If you had to pick one word that has cropped up in trade press headlines, been spoken from the stages of industry events or uttered in media circles most frequently over the past couple of years, what would it be?
While I have no sound evidence to back this up, I’d place a solid bet that ‘cookieless’ is a very strong contender. Since Google announced that it will be deprecating third-party cookies on Chrome, cookieless has become a mainstay in advertising lexicon, as the quest to find alternative ways to target and measure audiences online has gathered pace.
It’s only by trialling the solutions available that you will be able to see how they function in the real world.
However, in my view, it’s time to ditch the cookieless rhetoric. This is for one simple reason. By its very nature, cookieless – and, by extension, the death, demise or deadline of the cookie – fixates us on what’s being lost and blinds us to what we stand to gain. Of course, there is no getting away from the fact that the deprecation of third-party cookies and other identifiers is a profound change that throws up challenges, but it is also a change rooted in opportunity.
It’s no secret that cookies were not created for the purpose of tracking and measuring online ads. By phasing them out, the digital advertising industry has the chance to create targeting and measurement solutions that are compliant with current data protection laws by design, rather than retrofitting pre-existing strategies to keep pace with changes in this space.
So, yes, we’re waving bye to the cookie, but we stand to gain a more functional digital ecosystem that works for all parties – consumers, advertisers and media owners – by pioneering new ways to target and measure online. It’s this that needs to be our collective focus and the language we’re using is a powerful tool in how we navigate this process. Essentially, cookieless shouldn’t equate to loss and the cookie countdown shouldn’t be as daunting as the language we use implies.
At the IAB, we’re focusing on bringing together the different solutions that are currently in the market to help you understand what could work for you, provide an overview of the changes and champion success stories. While solutions are often talked about as alternatives to third-party cookies, it’s important to recognise that it’s highly unlikely that there will be a one-size-fits-all approach to fill the range of functions that third-party cookies currently deliver.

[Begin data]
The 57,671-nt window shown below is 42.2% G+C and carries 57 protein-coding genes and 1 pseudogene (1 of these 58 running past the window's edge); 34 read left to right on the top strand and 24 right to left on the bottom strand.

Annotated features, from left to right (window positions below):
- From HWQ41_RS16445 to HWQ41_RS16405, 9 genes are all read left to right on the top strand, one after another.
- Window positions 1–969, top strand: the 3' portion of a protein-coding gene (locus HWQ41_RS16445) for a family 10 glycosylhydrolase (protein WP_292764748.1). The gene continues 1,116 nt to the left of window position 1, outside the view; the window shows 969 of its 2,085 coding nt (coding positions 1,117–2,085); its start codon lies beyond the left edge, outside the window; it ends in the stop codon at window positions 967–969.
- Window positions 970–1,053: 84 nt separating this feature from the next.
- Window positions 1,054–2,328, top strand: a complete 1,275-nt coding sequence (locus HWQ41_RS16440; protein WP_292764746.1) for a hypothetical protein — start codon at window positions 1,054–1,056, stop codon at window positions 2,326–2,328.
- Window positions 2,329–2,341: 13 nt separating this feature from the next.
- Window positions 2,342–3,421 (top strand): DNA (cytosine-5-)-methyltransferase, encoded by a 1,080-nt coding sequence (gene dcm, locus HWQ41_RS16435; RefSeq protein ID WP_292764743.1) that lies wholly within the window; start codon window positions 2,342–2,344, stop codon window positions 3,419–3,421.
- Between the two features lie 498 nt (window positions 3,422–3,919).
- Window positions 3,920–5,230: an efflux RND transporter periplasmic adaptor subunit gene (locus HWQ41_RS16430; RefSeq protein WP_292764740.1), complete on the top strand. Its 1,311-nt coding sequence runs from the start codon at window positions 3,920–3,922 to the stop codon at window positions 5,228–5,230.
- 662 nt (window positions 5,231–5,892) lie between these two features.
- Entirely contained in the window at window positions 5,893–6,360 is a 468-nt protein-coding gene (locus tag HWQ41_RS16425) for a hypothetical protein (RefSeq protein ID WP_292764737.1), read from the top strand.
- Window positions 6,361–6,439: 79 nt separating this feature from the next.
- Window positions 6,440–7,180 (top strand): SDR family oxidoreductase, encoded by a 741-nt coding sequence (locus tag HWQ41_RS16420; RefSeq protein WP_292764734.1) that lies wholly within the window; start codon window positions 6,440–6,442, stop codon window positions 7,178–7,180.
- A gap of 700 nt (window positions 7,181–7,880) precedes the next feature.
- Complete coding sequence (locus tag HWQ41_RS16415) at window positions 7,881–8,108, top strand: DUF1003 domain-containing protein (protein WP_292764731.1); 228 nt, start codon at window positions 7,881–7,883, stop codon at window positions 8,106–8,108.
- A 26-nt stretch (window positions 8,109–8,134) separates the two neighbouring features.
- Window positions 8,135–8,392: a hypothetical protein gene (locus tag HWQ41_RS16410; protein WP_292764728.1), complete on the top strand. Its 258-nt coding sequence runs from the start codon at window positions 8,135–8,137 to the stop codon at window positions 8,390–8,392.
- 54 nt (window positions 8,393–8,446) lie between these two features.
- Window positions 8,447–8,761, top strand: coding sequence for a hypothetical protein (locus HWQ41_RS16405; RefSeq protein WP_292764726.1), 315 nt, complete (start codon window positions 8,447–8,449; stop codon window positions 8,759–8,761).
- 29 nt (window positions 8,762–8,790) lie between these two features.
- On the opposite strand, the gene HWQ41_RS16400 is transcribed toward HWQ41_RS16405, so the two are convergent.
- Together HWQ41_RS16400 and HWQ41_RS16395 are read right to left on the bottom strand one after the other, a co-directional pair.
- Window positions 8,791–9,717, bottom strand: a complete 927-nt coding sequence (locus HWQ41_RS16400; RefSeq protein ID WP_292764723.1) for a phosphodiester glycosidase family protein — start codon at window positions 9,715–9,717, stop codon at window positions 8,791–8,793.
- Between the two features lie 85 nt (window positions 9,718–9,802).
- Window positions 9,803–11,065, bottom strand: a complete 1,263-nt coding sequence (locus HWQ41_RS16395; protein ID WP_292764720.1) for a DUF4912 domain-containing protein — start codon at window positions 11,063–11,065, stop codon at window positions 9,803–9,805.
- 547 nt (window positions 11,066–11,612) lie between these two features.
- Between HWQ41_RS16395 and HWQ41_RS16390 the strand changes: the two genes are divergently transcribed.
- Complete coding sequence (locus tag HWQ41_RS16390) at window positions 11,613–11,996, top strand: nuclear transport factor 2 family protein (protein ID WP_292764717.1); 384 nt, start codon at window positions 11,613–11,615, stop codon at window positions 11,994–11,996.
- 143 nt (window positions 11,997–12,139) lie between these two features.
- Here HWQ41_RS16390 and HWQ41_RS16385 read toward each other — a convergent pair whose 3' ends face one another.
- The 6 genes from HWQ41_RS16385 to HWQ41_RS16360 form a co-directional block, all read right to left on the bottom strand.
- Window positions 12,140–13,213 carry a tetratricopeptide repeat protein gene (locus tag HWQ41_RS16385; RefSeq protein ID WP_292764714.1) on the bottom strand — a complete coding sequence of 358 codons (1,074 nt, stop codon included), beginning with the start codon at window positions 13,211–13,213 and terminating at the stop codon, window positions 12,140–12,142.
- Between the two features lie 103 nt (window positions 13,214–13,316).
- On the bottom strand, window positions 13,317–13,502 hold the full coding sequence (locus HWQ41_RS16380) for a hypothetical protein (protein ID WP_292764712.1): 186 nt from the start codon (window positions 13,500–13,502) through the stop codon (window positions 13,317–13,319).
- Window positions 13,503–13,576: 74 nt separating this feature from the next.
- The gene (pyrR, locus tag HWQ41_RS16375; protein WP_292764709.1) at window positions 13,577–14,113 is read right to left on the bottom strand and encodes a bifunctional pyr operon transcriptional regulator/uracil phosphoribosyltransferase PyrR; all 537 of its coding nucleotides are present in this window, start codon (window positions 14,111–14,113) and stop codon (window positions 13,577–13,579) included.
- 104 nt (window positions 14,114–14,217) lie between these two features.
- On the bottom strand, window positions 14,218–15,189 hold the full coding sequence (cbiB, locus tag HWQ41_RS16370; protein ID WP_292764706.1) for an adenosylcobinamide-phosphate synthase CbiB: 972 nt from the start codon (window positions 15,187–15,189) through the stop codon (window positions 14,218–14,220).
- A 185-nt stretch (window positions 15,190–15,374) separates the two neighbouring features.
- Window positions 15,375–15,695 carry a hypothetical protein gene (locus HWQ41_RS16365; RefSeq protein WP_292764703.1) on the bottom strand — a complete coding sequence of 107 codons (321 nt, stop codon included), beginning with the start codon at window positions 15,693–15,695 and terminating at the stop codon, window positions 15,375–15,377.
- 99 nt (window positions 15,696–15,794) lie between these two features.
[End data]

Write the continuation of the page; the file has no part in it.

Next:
We outline the different types of techniques and tools that you should consider on the IAB UK website, encompassing third-party enabled solutions, first-party data, aggregate solutions, data clean rooms and contextual targeting. But most importantly, we lay out a directory of different products available – including a brief summary of each and a key contact to get in touch with if you would like to find out more. This list is not finite and we will be continuing to add to it as this process evolves.
The deprecation of third-party cookies isn’t straightforward and can feel like a daunting prospect, but my advice to you is to get familiar with what is out there. Start by identifying your company’s targeting and measurement needs, before considering which solutions are relevant and ensuring that how you implement them is compliant with data protection laws. It’s only by trialling the solutions available that you will be able to see how they function in the real world, what works and where more development is needed. Google’s delay to the phasing out of cookies on Chrome does give the industry more time to adapt, but it’s imperative we don’t waste it.
Head to IAB UK’s Targeting & Measurement hub for more on what’s happened to date, the solutions available and our essential FAQs.
Chloe Nicholls is head of ad tech at IAB UK.